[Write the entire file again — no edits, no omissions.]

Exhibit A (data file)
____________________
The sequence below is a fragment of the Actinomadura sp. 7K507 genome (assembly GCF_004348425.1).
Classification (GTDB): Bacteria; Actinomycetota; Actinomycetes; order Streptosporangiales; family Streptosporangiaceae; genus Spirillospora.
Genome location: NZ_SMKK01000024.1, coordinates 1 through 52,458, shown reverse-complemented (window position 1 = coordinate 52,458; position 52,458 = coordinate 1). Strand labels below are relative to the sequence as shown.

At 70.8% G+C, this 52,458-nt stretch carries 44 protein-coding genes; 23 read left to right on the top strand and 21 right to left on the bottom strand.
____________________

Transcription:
The sequence below is a fragment of the Actinomadura sp. 7K507 genome (assembly GCF_004348425.1).
Classification (GTDB): Bacteria; Actinomycetota; Actinomycetes; order Streptosporangiales; family Streptosporangiaceae; genus Spirillospora.
Genome location: NZ_SMKK01000024.1, coordinates 1 through 52,458, shown reverse-complemented (window position 1 = coordinate 52,458; position 52,458 = coordinate 1). Strand labels below are relative to the sequence as shown.

At 70.8% G+C, this 52,458-nt stretch carries 44 protein-coding genes; 23 read left to right on the top strand and 21 right to left on the bottom strand.